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5D MkIII. 5D triggers flash or shutter inconsistently on static scene.

fsamuelson
Contributor

Testing out my new ABF-800 flash with my 5D MkIII. 5D settings on M, flash sync through cord. The 5D arbitrarily decides to trigger shutter & flash or not, and will not even trigger shutter at times, with no changes in the scene. Any ideas of what is happening?

1 ACCEPTED SOLUTION

On a 5D III you can override a lot of stuf that you can't control on other camera bodies.  But in general... if the camera is in One Shot mode and the if the AF is enabled on the lens, then the camera will NOT take the shot until it can confirm that it was able to lock focus on at least one AF point.

 

If a Canon dedicated speedlight flash was in the hot-shoe, it would fire it's AF-assist beam (again... by default but this can be disabled) to help the camera focus (it projects a light pattern onto the subject that the camera can easily lock on and focus.)

 

Since you have a 5D III (so those who might be reading this who do not own this same camera body -- ignore this because your camera will not have this setting) do the following:

 

Press Menu

Navigate to the magenta colored "AF" tab page 3 (there are 5 sub-pages in the AF section... you want the 3rd one)

Navigate down to the selection which reads "One-Shot AF release prior." (this is the release priority setting) and press the "Set" button.

It will show two options... "Release" and "Focus" - change it to "Release" and press the "Set" button (and whatever you do... DO NOT FORGET THAT YOU CHANGED THIS or you'll regret it later.)

 

What you have done is changed the camera from "Focus priority" to "shutter release priority".  Here's what this means:

 

Normally when you are in One-Shot mode (and most Canon bodies work this way), the camera is in "Focus Priority" mode.  That means when you fully press the shutter button to take a photo, the camera computer is told that the most important factor is to ensure the image is FOCUSED ... BEFORE taking the shot.  The camera doesn't actually take the shot the moment the shutter button is completely pressed -- it waits until it can confirm that it locked focus on at least one AF point.  In plenty of light this all happens very quickly.   However... if the camera is unable to lock focus at all (lack of contrast, not enough light, no focus-assist beam to help, etc. etc.) then it will actually refuse to take the shot... it'll be like the camera is malfunctioning (only it's not... it's doing what it was told to do which is not take a photo until it can confirm focus first.)

 

When a Canon camera is in AI-Servo mode (other Canon bodies -- not your 5D III) the camera is changed to shutter "Release Priority".  This means the computer in the camera is told to take the photo as soon as you FULLY press the shutter button... and it will do this, whether it was finished focus or not (and it's VERY important that you remember that.  In that mode it's up to you to only half-press (or if you've reassigned the focus button to a back button) to ensure focus is completely before you fully press the button.  There are reasons why you'd want a camera to behave this way -- often in a situation you may have pre-focused the camera anticipating the action and the most important thing is that it take the photo at that "decisive moment".

 

On your 5D III, you can actually change the release priority between shutter or focus by menu settings and it'll work regardless of whether the camera is in "One Shot" vs. "AI Focus" mode.

 

Just don't forget that you changed it... or the next time you're out somehwere and fully press the button, you'll end up with blurry shots because the camera will think you just decided to skip focusing because you knew what you were doing (and that can be embarrassing when you come back with a whole bunch of soft shots.)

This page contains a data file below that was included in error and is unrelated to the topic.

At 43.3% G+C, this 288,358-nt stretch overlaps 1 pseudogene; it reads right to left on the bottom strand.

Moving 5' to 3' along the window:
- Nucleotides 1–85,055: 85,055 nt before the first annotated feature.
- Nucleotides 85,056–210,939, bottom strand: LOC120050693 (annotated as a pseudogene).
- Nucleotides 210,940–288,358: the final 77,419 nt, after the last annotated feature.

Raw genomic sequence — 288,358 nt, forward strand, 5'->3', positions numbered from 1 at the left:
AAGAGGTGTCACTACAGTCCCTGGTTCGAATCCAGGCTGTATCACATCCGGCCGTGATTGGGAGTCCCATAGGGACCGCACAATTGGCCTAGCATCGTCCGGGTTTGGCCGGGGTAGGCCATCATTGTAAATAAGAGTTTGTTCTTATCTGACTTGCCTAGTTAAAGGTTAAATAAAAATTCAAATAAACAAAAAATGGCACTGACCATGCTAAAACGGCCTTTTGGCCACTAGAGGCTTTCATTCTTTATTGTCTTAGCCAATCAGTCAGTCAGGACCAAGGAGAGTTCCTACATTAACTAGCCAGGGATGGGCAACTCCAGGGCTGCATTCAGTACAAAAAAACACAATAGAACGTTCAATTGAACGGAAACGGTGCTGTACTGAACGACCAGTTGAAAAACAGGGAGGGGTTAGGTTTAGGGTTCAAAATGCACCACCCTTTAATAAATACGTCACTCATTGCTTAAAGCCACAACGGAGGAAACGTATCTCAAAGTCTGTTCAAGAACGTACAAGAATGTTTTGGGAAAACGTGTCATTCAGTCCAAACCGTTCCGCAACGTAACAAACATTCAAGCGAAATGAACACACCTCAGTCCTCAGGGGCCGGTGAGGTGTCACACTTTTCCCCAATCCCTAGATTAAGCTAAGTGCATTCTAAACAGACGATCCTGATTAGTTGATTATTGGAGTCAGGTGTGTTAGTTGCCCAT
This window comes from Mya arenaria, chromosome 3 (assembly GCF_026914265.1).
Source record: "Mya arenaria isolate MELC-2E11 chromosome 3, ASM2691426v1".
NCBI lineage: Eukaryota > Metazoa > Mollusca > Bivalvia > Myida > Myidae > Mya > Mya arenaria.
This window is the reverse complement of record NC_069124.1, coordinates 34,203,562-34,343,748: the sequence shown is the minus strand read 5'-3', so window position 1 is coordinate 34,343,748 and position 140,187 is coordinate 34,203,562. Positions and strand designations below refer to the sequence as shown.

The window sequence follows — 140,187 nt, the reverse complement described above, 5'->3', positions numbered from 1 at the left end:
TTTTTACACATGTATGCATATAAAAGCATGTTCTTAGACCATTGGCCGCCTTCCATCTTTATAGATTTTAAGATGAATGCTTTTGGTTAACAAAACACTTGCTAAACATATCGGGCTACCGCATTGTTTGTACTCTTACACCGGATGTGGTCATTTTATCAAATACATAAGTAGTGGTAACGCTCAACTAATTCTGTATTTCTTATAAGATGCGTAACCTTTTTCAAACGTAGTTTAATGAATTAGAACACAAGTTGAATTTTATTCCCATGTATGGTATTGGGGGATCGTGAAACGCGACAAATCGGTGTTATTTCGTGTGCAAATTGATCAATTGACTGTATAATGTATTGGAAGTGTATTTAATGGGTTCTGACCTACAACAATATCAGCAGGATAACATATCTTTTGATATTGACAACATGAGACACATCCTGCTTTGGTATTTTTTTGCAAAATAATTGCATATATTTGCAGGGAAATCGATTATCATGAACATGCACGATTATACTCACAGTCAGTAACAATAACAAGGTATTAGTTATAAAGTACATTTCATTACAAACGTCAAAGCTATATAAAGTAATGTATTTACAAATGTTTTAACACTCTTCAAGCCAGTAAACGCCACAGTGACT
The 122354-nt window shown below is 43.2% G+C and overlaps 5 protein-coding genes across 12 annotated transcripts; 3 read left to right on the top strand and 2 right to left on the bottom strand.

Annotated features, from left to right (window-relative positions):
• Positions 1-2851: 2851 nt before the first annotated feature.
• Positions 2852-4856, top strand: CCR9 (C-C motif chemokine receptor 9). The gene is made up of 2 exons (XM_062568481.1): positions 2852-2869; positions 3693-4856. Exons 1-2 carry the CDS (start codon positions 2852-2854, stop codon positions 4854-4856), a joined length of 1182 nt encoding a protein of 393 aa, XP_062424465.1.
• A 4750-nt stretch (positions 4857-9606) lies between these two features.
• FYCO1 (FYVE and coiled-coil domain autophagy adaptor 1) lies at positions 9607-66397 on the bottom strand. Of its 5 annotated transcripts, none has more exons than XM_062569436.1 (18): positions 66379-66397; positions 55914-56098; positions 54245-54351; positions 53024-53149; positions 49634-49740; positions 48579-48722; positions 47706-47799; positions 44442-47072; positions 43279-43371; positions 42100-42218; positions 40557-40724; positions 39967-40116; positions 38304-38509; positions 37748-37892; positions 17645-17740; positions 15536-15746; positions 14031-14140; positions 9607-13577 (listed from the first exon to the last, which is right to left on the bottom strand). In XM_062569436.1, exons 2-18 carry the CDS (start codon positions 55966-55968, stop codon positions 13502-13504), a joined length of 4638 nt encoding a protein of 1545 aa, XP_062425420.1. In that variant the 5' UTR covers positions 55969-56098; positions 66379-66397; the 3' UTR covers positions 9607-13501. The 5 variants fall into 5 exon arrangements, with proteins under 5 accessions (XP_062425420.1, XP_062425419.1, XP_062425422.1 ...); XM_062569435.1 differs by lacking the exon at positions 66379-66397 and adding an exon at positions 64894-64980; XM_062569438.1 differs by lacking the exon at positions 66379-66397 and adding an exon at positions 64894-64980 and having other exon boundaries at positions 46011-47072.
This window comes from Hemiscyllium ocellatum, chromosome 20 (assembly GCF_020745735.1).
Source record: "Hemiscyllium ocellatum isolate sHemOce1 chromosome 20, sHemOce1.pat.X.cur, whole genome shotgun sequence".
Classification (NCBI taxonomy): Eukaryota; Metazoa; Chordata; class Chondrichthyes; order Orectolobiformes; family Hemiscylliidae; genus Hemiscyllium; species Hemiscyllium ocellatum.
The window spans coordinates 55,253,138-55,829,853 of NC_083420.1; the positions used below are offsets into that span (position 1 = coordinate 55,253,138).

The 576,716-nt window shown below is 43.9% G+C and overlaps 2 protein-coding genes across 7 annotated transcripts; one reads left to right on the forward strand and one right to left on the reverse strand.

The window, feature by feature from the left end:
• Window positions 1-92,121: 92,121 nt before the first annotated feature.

Tim Campbell
5D III, 5D IV, 60Da

View solution in original post

9 REPLIES 9

amfoto1
Whiz

Just a guess. It's possibly the sync cord. Those can be problematic. You might want to try one of the radio trigger setups.

 

I don't know the sync speed with that particular strobe, either. With my 5DII and some Norman monolights I use, I have to use 1/160 tops.

 

***********
Alan Myers

San Jose, Calif., USA
"Walk softly and carry a big lens."
GEAR: 5DII, 7D(x2), 50D(x3), some other cameras, various lenses & accessories
FLICKR & PRINTROOM 

 





perhaps sync cord for the flash, but not the issue with the shutter.  Press the button, nothing happens.  I'm thinking maybe something with AF setting but do not know what to look for. Beam sssist in low light situation?

What are the normal settings for external flash, not Speedlight?

If you're having trouble and trying to trouble shoot the very first thing I'd do is turn it to full manual - exposure and focus.  Turning off auto-focus should be the first suspect, pretty much always.  And if you're shooting a static scene you don't need it anyway.

 

I'm not too familiar with studio flashes, what is a ABF-800?  You're not referring to an AB B800 are you?   If you're using studio lights and want to use autofocus then use the modeling lights.

On a 5D III you can override a lot of stuf that you can't control on other camera bodies.  But in general... if the camera is in One Shot mode and the if the AF is enabled on the lens, then the camera will NOT take the shot until it can confirm that it was able to lock focus on at least one AF point.

 

If a Canon dedicated speedlight flash was in the hot-shoe, it would fire it's AF-assist beam (again... by default but this can be disabled) to help the camera focus (it projects a light pattern onto the subject that the camera can easily lock on and focus.)

 

Since you have a 5D III (so those who might be reading this who do not own this same camera body -- ignore this because your camera will not have this setting) do the following:

 

Press Menu

Navigate to the magenta colored "AF" tab page 3 (there are 5 sub-pages in the AF section... you want the 3rd one)

Navigate down to the selection which reads "One-Shot AF release prior." (this is the release priority setting) and press the "Set" button.

It will show two options... "Release" and "Focus" - change it to "Release" and press the "Set" button (and whatever you do... DO NOT FORGET THAT YOU CHANGED THIS or you'll regret it later.)

 

What you have done is changed the camera from "Focus priority" to "shutter release priority".  Here's what this means: